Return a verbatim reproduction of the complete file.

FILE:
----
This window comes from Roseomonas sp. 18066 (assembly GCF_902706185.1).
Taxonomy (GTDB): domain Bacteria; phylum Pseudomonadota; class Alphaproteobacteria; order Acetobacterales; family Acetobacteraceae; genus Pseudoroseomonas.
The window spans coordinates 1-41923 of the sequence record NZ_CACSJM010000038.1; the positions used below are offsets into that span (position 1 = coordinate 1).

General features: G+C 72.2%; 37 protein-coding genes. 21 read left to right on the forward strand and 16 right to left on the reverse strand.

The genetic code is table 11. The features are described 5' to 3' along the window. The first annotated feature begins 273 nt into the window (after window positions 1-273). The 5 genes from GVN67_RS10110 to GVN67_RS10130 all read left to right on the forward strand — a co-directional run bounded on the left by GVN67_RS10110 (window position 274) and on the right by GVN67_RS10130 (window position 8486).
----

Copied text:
This window comes from Roseomonas sp. 18066 (assembly GCF_902706185.1).
Taxonomy (GTDB): domain Bacteria; phylum Pseudomonadota; class Alphaproteobacteria; order Acetobacterales; family Acetobacteraceae; genus Pseudoroseomonas.
The window spans coordinates 1-41923 of the sequence record NZ_CACSJM010000038.1; the positions used below are offsets into that span (position 1 = coordinate 1).

General features: G+C 72.2%; 37 protein-coding genes. 21 read left to right on the forward strand and 16 right to left on the reverse strand.

The genetic code is table 11. The features are described 5' to 3' along the window. The first annotated feature begins 273 nt into the window (after window positions 1-273). The 5 genes from GVN67_RS10110 to GVN67_RS10130 all read left to right on the forward strand — a co-directional run bounded on the left by GVN67_RS10110 (window position 274) and on the right by GVN67_RS10130 (window position 8486).